Hot Shot: I can't believe this, Jetfire. I can't believe we're abandoning Cybertron.
Jetfire: You can't think like that, Hot Shot. We'll come back and beat this thing.
Hot Shot: But how? Hey, now what's it doing? Look out!
Starscream: Target practice!

— opening dialog of the first episode of the series. Apparently, showing things blowing up is more important than conveying what the hell is happening.

Notes

Animation and/or technical glitches

Strangely, this episode features some scenes using different animation from their Japanese counterparts.

  • When listening to Red Alert's report, and later, while addressing the Autobots before the evacuation, Optimus Prime features a noticeably different color scheme, with different coloration on his helmet, midriff, pelvis and forearms. This colour scheme (likely test colours) was featured in Japanese hobby and character magazines a few months before the Galaxy Force series aired in Japan in late December 2004.
  • The animation which accompanies Vector Prime's recounting of the history of the Cyber Planet Keys is completely different between versions, with the Japanese version simply featuring four glowing lights on a black background, and the American version actually displaying the keys against a spinning map of space.

Continuity errors

  • As a result of the episodes being cut up and stuck back together (see below), Vector Prime seems to appear in two places at once. He clashes with Megatron inside the base, but when Megatron breaks out, he immediately escapes atop Starscream. However, Starscream was present when Vector Prime opened the warp gate to send Landmine to Earth, meaning that Vector Prime would have had to be outside already.

Miscellaneous trivia

  • This episode is a composite of the first two Japanese Galaxy Force episodes, "The Destruction of Seibertron, the Sacred Homeworld?" and "Encounter with the Transformers". This is effectively accomplished by beginning the episode in medias res, kicking off with the Transformers already in the process of evacuating Cybertron and Landmine being warped to Earth. The opening and closing scenes of the first episode (the family having their barbeque, and the kids finding Landmine) are then presented back-to-back, and all the other events of the first episode are presented in heavily truncated form as flashbacks told by Landmine. No real plot points or important actions from the first episode are lost in this manner; things are just more condensed. To incorporate these flashbacks, however, the second Galaxy Force episode really received a chopping. Scenes of the Autobots pursuing Megatron through space; the revelation that the map is based on an older layout of the universe and not especially helpful; the Autobots searching for Landmine on Earth; humans following Landmine's trail of massive footprints, thinking he's Bigfoot; and Thundercracker's blasts starting a forest fire that the Autobots have to fight are all removed to make room for the flashbacks, leaving only scenes of the kids talking with Landmine, the fight between Prime and Thundercracker, and the kids meeting the rest of the Autobots and learning of the Omega Lock. Since this reduced the overall count of episodes to only 51, the second episode was later dubbed in its entirety to make up the numbers, as "Inferno", a "lost episode" that aired as the 52nd and final of the series.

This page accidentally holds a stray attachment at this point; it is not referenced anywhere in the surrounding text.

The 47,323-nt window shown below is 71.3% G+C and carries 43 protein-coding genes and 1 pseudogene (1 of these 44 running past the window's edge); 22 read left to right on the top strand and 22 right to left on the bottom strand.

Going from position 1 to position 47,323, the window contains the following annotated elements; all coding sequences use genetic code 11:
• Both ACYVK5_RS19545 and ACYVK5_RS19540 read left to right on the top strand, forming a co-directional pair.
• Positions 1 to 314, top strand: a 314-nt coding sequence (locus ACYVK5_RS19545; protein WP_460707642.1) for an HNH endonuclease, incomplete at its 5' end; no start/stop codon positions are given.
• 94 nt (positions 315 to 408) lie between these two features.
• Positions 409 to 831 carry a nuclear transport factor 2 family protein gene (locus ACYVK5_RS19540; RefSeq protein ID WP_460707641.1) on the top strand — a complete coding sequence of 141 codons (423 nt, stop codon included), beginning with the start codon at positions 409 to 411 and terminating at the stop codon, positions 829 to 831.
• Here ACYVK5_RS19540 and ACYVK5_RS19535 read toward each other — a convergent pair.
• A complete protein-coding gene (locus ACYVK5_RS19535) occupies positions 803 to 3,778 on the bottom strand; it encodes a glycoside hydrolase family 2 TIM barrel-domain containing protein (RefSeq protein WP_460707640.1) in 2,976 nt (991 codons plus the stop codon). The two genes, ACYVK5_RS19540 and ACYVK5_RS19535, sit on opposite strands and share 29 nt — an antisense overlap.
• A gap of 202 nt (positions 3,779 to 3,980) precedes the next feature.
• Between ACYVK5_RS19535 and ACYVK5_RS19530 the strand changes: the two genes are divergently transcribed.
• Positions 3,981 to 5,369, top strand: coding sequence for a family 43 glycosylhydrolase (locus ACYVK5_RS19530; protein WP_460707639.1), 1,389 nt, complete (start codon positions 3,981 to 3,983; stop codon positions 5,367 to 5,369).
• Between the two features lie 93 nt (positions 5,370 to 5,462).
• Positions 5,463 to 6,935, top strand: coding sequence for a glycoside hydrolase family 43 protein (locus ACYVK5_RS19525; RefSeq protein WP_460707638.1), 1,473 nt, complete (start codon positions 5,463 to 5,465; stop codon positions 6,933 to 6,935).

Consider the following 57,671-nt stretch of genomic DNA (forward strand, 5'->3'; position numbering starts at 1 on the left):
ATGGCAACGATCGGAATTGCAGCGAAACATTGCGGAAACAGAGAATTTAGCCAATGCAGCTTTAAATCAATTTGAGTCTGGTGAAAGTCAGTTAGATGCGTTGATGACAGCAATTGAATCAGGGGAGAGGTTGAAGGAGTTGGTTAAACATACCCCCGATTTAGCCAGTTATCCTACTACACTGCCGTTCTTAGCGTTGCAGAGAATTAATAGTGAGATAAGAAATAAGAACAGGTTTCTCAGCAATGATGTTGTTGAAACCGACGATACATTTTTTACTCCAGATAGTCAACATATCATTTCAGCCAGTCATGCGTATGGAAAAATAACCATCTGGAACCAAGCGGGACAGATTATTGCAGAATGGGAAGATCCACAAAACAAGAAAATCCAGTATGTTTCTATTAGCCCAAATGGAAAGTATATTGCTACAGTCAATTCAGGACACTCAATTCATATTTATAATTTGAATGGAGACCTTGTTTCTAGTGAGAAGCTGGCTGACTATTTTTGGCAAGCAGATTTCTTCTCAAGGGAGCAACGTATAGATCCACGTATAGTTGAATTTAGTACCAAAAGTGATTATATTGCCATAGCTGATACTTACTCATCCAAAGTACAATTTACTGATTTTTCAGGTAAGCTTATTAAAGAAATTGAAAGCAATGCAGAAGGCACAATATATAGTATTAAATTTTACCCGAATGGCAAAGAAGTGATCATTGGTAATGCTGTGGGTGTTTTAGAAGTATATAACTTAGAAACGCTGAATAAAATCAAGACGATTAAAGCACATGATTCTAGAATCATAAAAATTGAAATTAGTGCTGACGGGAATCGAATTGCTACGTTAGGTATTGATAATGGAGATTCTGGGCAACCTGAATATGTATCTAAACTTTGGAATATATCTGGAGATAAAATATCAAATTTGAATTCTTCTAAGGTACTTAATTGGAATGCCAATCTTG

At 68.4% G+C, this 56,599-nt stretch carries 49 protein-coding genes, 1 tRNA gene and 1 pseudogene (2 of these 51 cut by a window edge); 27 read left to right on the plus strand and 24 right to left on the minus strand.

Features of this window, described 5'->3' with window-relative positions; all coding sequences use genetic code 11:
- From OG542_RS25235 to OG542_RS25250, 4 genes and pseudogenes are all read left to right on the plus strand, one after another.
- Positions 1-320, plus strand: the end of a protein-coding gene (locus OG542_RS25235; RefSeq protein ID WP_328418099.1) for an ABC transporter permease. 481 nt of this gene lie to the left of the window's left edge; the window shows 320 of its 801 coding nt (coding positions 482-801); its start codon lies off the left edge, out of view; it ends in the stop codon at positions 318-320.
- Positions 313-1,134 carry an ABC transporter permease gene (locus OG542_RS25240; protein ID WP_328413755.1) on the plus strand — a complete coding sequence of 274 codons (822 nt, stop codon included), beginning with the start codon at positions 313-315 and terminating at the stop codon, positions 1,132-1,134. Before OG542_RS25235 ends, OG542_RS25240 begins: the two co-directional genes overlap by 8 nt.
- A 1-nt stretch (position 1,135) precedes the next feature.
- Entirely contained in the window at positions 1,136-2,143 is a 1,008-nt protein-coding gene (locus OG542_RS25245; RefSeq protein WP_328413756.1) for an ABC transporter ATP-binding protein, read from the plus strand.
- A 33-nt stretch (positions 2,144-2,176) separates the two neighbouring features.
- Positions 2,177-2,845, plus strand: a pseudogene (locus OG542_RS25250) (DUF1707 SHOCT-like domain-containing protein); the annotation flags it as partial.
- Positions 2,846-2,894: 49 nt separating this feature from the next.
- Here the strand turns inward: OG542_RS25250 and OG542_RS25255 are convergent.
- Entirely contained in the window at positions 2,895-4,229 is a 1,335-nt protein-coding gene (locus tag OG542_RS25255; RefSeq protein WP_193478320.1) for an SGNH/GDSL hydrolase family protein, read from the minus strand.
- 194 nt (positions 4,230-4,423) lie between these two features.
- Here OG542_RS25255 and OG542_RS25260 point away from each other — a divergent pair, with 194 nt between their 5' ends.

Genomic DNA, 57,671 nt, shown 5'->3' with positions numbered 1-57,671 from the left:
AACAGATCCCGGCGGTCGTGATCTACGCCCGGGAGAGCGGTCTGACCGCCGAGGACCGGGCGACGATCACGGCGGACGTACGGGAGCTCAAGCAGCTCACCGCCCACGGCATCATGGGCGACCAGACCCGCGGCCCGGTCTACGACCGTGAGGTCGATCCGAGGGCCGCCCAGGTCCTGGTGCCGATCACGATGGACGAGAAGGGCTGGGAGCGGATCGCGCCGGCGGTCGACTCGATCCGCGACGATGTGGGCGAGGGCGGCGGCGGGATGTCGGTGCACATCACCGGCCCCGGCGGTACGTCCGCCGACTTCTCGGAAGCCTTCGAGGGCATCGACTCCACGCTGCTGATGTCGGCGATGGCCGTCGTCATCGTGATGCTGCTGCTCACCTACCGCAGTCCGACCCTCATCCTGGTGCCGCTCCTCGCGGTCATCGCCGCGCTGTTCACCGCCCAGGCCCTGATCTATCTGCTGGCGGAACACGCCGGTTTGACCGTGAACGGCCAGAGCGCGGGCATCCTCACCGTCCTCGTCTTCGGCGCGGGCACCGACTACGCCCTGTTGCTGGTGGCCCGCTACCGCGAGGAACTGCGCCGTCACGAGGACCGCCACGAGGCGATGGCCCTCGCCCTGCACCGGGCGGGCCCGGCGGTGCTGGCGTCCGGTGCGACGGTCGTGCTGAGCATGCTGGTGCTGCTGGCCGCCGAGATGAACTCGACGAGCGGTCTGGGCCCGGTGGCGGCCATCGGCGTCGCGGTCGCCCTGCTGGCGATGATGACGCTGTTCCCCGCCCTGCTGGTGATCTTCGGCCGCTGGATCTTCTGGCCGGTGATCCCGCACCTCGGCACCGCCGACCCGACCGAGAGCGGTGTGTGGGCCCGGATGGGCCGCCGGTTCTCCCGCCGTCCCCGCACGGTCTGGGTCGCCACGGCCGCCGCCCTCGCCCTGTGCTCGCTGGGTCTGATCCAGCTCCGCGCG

• For an unknown reason, this episode was skipped when the Cybertron series began airing, even in foreign markets like the UK, suggesting that the decision to combine the two episodes may have been a late one. When it finally did air, it was two months into the series's run.
  • Megatron is not voiced in this episode by his regular voice actor, David Kaye, but by Trevor Devall, doing his best Kaye impression. It's an odd decision: last time Megatron wasn't voiced by Kaye, back in Energon Grid, it was Richard Newman who stepped in, and sounded quite like Megatron except for the rare lapse into Rhinox-ness. Richard Newman is the voice of Vector Prime in Cybertron, so why he wasn't the one to substitute for Kaye once more is unknown. Devall's Megatron, on the other hand, sounds nothing like Kaye's.
  • Speaking of voices, Coby's is a heck of a lot reedier and whinier in this episode than in all others. He's still being voiced by his regular actor, Sam Vincent, but holy hell, he constantly sounds like he's about to burst into tears.
  • "Moriturus" is Latin for "[I] am going to die," likely derived from the famous phrase "Morituri te salutant"—"We who are about to die salute you"—spoken by Roman gladiators saluting the Emperor prior to combat. Or perhaps someone on staff is a fan of the hapless "wizzard" Rincewind of the Discworld series...